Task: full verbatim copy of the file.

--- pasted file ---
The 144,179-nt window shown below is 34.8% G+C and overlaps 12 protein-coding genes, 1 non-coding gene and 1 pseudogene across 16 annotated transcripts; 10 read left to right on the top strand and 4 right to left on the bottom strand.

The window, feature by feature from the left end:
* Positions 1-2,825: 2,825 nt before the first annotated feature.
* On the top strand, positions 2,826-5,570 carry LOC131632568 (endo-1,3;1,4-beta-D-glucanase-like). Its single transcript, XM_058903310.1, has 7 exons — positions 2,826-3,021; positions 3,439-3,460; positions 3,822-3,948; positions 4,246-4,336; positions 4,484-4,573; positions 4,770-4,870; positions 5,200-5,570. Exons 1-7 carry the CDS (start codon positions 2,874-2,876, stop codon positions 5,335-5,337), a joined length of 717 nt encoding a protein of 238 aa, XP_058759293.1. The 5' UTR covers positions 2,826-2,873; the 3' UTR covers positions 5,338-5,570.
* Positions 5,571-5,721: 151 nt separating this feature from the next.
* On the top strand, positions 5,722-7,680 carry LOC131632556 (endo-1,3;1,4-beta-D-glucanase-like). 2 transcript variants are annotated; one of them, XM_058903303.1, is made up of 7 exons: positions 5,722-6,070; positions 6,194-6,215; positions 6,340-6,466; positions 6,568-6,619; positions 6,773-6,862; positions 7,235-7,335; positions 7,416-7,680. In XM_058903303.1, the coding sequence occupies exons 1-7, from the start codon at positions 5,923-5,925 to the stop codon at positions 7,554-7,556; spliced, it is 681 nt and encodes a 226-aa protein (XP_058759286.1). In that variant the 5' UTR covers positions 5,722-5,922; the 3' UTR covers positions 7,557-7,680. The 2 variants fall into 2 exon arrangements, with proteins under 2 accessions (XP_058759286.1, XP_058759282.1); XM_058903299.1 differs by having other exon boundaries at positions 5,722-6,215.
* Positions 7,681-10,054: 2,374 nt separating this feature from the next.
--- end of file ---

The 144,179-nt window shown below is 34.8% G+C and overlaps 12 protein-coding genes, 1 non-coding gene and 1 pseudogene across 16 annotated transcripts; 10 read left to right on the top strand and 4 right to left on the bottom strand.

The window, feature by feature from the left end:
* Positions 1-2,825: 2,825 nt before the first annotated feature.
* On the top strand, positions 2,826-5,570 carry LOC131632568 (endo-1,3;1,4-beta-D-glucanase-like). Its single transcript, XM_058903310.1, has 7 exons — positions 2,826-3,021; positions 3,439-3,460; positions 3,822-3,948; positions 4,246-4,336; positions 4,484-4,573; positions 4,770-4,870; positions 5,200-5,570. Exons 1-7 carry the CDS (start codon positions 2,874-2,876, stop codon positions 5,335-5,337), a joined length of 717 nt encoding a protein of 238 aa, XP_058759293.1. The 5' UTR covers positions 2,826-2,873; the 3' UTR covers positions 5,338-5,570.
* Positions 5,571-5,721: 151 nt separating this feature from the next.
* On the top strand, positions 5,722-7,680 carry LOC131632556 (endo-1,3;1,4-beta-D-glucanase-like). 2 transcript variants are annotated; one of them, XM_058903303.1, is made up of 7 exons: positions 5,722-6,070; positions 6,194-6,215; positions 6,340-6,466; positions 6,568-6,619; positions 6,773-6,862; positions 7,235-7,335; positions 7,416-7,680. In XM_058903303.1, the coding sequence occupies exons 1-7, from the start codon at positions 5,923-5,925 to the stop codon at positions 7,554-7,556; spliced, it is 681 nt and encodes a 226-aa protein (XP_058759286.1). In that variant the 5' UTR covers positions 5,722-5,922; the 3' UTR covers positions 7,557-7,680. The 2 variants fall into 2 exon arrangements, with proteins under 2 accessions (XP_058759286.1, XP_058759282.1); XM_058903299.1 differs by having other exon boundaries at positions 5,722-6,215.
* Positions 7,681-10,054: 2,374 nt separating this feature from the next.